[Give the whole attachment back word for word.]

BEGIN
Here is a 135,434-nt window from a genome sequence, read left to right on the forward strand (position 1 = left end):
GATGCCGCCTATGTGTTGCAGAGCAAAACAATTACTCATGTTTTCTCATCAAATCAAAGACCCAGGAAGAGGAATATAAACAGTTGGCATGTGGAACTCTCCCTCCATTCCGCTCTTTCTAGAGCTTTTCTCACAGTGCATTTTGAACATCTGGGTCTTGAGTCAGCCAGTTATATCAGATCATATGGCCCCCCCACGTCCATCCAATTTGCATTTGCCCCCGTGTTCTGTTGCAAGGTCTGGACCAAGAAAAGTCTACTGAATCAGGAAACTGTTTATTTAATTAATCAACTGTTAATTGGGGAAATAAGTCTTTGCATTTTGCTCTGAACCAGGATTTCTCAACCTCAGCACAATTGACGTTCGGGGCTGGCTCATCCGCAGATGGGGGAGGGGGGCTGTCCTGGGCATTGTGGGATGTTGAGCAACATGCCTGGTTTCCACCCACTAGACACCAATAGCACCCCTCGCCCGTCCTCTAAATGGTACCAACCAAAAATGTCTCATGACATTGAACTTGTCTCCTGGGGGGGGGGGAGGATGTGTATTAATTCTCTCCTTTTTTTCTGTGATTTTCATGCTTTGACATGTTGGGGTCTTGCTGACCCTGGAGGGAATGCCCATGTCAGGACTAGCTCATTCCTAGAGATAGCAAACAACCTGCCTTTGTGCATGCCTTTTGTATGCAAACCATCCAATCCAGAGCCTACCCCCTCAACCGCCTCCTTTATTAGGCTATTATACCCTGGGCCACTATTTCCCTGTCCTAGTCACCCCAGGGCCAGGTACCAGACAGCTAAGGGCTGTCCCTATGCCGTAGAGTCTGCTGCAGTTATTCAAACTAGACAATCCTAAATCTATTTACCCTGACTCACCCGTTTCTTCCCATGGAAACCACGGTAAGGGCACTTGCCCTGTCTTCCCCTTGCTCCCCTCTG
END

Here is a 135,434-nt window from a genome sequence, read left to right on the forward strand (position 1 = left end):
GATGCCGCCTATGTGTTGCAGAGCAAAACAATTACTCATGTTTTCTCATCAAATCAAAGACCCAGGAAGAGGAATATAAACAGTTGGCATGTGGAACTCTCCCTCCATTCCGCTCTTTCTAGAGCTTTTCTCACAGTGCATTTTGAACATCTGGGTCTTGAGTCAGCCAGTTATATCAGATCATATGGCCCCCCCACGTCCATCCAATTTGCATTTGCCCCCGTGTTCTGTTGCAAGGTCTGGACCAAGAAAAGTCTACTGAATCAGGAAACTGTTTATTTAATTAATCAACTGTTAATTGGGGAAATAAGTCTTTGCATTTTGCTCTGAACCAGGATTTCTCAACCTCAGCACAATTGACGTTCGGGGCTGGCTCATCCGCAGATGGGGGAGGGGGGCTGTCCTGGGCATTGTGGGATGTTGAGCAACATGCCTGGTTTCCACCCACTAGACACCAATAGCACCCCTCGCCCGTCCTCTAAATGGTACCAACCAAAAATGTCTCATGACATTGAACTTGTCTCCTGGGGGGGGGGGAGGATGTGTATTAATTCTCTCCTTTTTTTCTGTGATTTTCATGCTTTGACATGTTGGGGTCTTGCTGACCCTGGAGGGAATGCCCATGTCAGGACTAGCTCATTCCTAGAGATAGCAAACAACCTGCCTTTGTGCATGCCTTTTGTATGCAAACCATCCAATCCAGAGCCTACCCCCTCAACCGCCTCCTTTATTAGGCTATTATACCCTGGGCCACTATTTCCCTGTCCTAGTCACCCCAGGGCCAGGTACCAGACAGCTAAGGGCTGTCCCTATGCCGTAGAGTCTGCTGCAGTTATTCAAACTAGACAATCCTAAATCTATTTACCCTGACTCACCCGTTTCTTCCCATGGAAACCACGGTAAGGGCACTTGCCCTGTCTTCCCCTTGCTCCCCTCTG